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Finance Dictionary and Glossary of Investment Terms
A curve that shows the relationship between yields and maturity dates for a set of similar bonds, usually Treasuries, at a given point in time.
A graph of the bond yields available at a given moment in time, with the dividend yield rising along the vertical line and bond durations moving outward along the horizontal line. A typical yield curve is rising, or positive, because bonds of a longer duration pay more interest. The sharper the slope of this curve, the less additional duration you need for a higher yield. An inverted or negative yield curve, which goes downward because short-term rates are higher than long-term rates, is considered a sign that a recession is in the offing; high short-term rates will work their way through the economy, putting the brakes on growth. If short and long-term rates are the same, the yield curve is flat. The bonds typically plotted on a yield curve are Treasury securities.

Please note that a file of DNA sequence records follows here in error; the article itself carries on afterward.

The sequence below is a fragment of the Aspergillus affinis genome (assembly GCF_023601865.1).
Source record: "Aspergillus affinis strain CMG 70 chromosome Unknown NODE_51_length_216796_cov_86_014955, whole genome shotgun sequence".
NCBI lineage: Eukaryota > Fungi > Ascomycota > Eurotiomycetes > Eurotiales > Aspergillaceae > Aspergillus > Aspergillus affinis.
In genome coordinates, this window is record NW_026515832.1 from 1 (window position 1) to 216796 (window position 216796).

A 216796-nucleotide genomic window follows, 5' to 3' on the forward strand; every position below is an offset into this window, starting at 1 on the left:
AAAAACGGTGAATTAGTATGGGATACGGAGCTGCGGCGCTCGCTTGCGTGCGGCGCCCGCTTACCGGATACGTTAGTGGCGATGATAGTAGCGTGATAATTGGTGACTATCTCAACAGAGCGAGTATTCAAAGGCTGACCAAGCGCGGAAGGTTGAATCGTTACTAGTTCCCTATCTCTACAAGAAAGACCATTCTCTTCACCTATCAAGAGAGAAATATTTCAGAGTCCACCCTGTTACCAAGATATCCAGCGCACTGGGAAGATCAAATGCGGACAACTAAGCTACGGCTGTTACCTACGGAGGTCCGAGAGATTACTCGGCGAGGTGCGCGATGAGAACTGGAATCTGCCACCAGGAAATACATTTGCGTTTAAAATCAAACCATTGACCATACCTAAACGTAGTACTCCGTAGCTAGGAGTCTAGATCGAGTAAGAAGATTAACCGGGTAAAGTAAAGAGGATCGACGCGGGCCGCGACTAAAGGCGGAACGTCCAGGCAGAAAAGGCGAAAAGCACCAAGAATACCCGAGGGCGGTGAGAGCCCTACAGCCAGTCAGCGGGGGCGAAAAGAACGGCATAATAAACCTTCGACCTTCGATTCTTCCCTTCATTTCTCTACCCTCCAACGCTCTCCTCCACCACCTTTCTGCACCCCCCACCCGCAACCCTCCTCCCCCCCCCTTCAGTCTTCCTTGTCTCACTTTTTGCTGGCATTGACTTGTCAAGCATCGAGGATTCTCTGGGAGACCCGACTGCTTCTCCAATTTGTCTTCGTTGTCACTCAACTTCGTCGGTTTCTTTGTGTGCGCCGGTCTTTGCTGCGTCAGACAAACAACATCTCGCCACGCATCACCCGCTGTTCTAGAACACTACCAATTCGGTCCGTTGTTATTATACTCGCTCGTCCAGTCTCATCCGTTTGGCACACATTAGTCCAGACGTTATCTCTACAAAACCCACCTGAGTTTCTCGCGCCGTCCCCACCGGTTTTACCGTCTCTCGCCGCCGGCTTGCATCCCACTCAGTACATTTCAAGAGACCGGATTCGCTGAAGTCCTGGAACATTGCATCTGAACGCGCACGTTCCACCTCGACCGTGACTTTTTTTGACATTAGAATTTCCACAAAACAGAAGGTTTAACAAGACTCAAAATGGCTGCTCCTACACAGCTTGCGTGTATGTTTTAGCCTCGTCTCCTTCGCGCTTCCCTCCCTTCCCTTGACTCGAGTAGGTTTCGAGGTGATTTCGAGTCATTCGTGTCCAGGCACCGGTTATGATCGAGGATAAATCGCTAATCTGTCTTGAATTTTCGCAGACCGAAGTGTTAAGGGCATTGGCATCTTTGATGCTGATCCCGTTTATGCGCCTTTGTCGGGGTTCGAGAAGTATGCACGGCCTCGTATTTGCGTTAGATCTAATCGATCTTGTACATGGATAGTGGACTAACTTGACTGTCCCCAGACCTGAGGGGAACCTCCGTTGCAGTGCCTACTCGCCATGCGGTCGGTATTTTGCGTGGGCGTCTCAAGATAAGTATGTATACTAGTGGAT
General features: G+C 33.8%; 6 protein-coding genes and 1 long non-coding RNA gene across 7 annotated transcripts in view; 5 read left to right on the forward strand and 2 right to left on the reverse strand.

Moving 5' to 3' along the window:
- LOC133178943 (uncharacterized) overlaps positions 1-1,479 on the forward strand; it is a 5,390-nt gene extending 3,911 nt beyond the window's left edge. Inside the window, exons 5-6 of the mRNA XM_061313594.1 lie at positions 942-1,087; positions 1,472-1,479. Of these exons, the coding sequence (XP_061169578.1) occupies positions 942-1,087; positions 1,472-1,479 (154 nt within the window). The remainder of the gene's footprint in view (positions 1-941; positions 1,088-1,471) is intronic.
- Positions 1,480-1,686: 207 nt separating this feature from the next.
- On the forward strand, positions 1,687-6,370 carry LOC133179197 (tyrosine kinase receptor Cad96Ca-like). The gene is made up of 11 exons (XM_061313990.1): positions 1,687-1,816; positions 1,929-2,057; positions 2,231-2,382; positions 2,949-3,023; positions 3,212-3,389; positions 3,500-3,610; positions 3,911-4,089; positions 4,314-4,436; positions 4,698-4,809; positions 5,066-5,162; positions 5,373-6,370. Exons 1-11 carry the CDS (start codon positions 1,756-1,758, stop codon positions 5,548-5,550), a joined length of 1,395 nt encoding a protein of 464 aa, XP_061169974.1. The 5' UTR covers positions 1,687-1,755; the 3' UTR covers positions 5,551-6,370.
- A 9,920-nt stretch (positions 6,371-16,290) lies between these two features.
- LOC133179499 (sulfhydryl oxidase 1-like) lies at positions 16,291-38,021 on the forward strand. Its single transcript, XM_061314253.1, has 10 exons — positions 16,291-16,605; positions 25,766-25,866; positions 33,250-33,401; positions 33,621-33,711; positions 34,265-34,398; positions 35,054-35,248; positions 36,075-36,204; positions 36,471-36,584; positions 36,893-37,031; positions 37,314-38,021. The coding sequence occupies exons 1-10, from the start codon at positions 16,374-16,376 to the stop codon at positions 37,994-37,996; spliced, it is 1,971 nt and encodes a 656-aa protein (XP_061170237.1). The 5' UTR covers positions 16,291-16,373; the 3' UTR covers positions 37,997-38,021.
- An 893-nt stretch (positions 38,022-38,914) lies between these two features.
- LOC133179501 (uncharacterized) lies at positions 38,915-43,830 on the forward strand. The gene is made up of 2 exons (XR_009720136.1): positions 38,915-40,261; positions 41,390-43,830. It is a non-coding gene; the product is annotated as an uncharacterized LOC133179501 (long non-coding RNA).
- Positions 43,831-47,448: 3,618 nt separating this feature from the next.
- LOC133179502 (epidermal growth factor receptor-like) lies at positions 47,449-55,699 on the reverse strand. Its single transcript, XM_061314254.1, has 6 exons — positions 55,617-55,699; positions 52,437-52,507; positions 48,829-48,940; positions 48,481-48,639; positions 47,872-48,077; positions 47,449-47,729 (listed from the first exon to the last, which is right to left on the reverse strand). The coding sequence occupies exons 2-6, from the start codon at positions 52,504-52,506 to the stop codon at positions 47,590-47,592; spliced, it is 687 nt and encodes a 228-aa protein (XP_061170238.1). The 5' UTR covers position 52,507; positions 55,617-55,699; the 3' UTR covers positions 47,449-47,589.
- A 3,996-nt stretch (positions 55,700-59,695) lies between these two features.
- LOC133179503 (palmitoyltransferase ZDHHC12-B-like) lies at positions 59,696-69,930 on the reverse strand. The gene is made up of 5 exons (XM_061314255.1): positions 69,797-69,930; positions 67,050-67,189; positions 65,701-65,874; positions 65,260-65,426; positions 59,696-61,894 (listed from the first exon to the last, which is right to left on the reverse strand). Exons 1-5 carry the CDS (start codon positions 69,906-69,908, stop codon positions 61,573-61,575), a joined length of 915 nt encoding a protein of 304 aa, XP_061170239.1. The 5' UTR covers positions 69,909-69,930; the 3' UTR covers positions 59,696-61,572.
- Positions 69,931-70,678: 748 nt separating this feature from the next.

The graphic depiction of the relationship between the yield on bonds of the same credit quality but different maturities. Related: Term structure of interest rates. Harvey (1991) finds that the inversions of the yield curve (short-term rates greater than long term rates) have preceded the last five U.S. recessions. The yield curve can accurately forecast the turning points of the business cycle.
A graphic line chart that shows interest rates at a specific point for all securities having equal risk, but different maturity dates. For bonds, it typically compares the 2 or 5 year treasury with the 30 year.